This story has been updated (below)
For the past month, the nation’s biggest phone carriers, Verizon and AT&T, have been delaying the launch of their C-Band 5G service.
The Federal Aviation Administration has raised concerns about sensitive aircraft electronics like radio altimeters that may interrupt the flight when this 5G band rolls out. “We ask that your companies continue to pause introducing commercial C-Band service for an additional short period of no more than two weeks beyond the currently scheduled deployment date of January 5,” from the DOT and FAA letter to AT&T and Verizon issued on December 31st, 2021.
These carriers had planned to do this in December. However, after the FAA’s last-minute warning concerning expanding this new band wave may interfere with the systems on an aircraft, the telecoms companies refused.
According to Bloomberg and Reuters, the two CEOs issued a joint letter stating that both carriers will continue the deployment on January 5th, but have agreed to “adopt the same … exclusion zones that are already in use in France” the letter says.
Furthermore, the two CEO’s have said:
“Now, on the evening of New Year’s Eve, just five days before the C-Band spectrum will be deployed, we received your letter asking us to take still more voluntary steps – to the detriment of our millions of consumer, business and government customers – to once again assist the aviation industry and the FAA after failing to resolve issues in that costly 30-day delay period, which we never considered to be an initial one.”
“At its core, your proposed framework asks that we agree to transfer oversight of our companies’ multi billion dollar investment in 50 unnamed metropolitan areas representing the lion’s share of the U.S. population to the FAA for an undetermined number of months or years. Even worse, the proposal is directed to only two companies, regardless of the terms of licenses auctioned and granted, and to the exception of every other company and industry within the purview of the FCC.”
“…we will again volunteer, in the spirit of cooperation and good faith, to alter our use of the C-Band spectrum during the same six-month period (unless we and the FAA determine that these voluntary limits should be relaxed sooner). Specifically, for six months, until July 5, 2022, we will adopt the same C Band radio exclusion zones that are already in use in France, with slight adaptation to reflect the modest technical differences in how C-band is being deployed in the two countries. That approach – which is one of the most conservative in the world – would include extensive exclusion zones around the runways at certain airports. The effect would be to further reduce C-band signal levels by at least 10 times on the runway or during the last mile of final approach and the first mile after takeoff.”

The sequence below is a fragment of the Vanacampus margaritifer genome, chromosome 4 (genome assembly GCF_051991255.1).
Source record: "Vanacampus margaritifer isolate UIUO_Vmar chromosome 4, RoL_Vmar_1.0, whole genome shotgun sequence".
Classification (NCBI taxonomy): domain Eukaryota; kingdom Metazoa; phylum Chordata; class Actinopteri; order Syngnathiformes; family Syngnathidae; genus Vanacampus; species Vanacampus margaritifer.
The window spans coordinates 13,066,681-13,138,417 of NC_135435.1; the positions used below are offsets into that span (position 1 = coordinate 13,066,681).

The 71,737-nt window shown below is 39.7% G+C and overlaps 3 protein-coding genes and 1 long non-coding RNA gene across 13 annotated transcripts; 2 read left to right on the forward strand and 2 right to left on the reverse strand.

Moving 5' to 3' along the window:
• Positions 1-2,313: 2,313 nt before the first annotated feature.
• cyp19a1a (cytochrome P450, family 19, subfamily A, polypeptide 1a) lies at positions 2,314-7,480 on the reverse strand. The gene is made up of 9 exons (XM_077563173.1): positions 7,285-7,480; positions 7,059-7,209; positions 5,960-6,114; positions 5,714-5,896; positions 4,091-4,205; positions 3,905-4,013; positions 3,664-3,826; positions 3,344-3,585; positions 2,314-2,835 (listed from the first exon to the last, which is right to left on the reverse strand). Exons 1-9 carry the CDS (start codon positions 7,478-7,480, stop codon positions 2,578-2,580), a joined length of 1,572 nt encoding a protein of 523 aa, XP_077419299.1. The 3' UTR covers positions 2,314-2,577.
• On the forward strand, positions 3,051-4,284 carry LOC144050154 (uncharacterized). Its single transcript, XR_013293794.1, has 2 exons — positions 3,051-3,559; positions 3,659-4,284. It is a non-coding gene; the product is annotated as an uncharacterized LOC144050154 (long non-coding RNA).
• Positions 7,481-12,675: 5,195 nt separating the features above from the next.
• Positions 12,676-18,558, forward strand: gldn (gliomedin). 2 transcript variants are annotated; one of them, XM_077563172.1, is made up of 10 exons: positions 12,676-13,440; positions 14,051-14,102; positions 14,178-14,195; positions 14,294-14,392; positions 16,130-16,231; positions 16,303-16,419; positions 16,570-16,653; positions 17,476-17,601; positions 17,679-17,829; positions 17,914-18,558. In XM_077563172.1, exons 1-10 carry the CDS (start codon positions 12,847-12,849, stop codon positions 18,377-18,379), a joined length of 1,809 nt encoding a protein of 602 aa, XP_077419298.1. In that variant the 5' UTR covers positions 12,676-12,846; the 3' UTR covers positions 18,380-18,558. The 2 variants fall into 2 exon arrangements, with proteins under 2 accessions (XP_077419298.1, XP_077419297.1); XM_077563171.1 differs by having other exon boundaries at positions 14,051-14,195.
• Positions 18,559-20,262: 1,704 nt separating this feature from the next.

The issue is that guided landing systems for aircraft may be “limited due to concerns that the 5G signal could interfere with the accuracy of an airplane’s radio altimeter, without other mitigations in place,” according to the FAA. While C-band 5G and these radio altimeters do not operate in the same band, the bands are close enough to cause concern.
According to Reuters, the trade group Airlines for America, which includes American Airlines, JetBlue, Delta, FedEx, and UPS, has threatened to go to court on Monday if the FCC does not act on the 5G rollout.
So far, the FAA’s response to the reply is that “We are reviewing the latest letter from the wireless companies on how to mitigate interference from 5G C-Band transmission. U.S. aviation safety standards will guide our next actions.”
Update at 09:34 am CST on January 4th, 2021: According to multiple news outlets, AT&T and Verizon reversed course on Monday night, announcing that they will agree to a two-week delay in their 5G rollouts on C-Band frequencies.
“At the request of Secretary [of Transportation Pete] Buttigieg, we have voluntarily agreed to a two-week delay in the deployment of C-Band 5G services,” an AT&T spokesperson told CNN. “We also remain committed to the six-month mitigation measures outlined in our letter. We know that aviation safety and 5G can coexist, and we are confident that additional collaboration and technical assessment will alleviate any concerns.”
In a statement, the FAA thanked the wireless carriers.
“Safety is the core of our mission and this guides all of our decisions,” the agency said. “We look forward to using the additional time and space to reduce flight disruptions associated with this 5G deployment.” Verizon also confirmed to news organizations that it agreed to the delay, despite both carriers rejecting Buttigieg’s and the FAA’s request on January 3rd.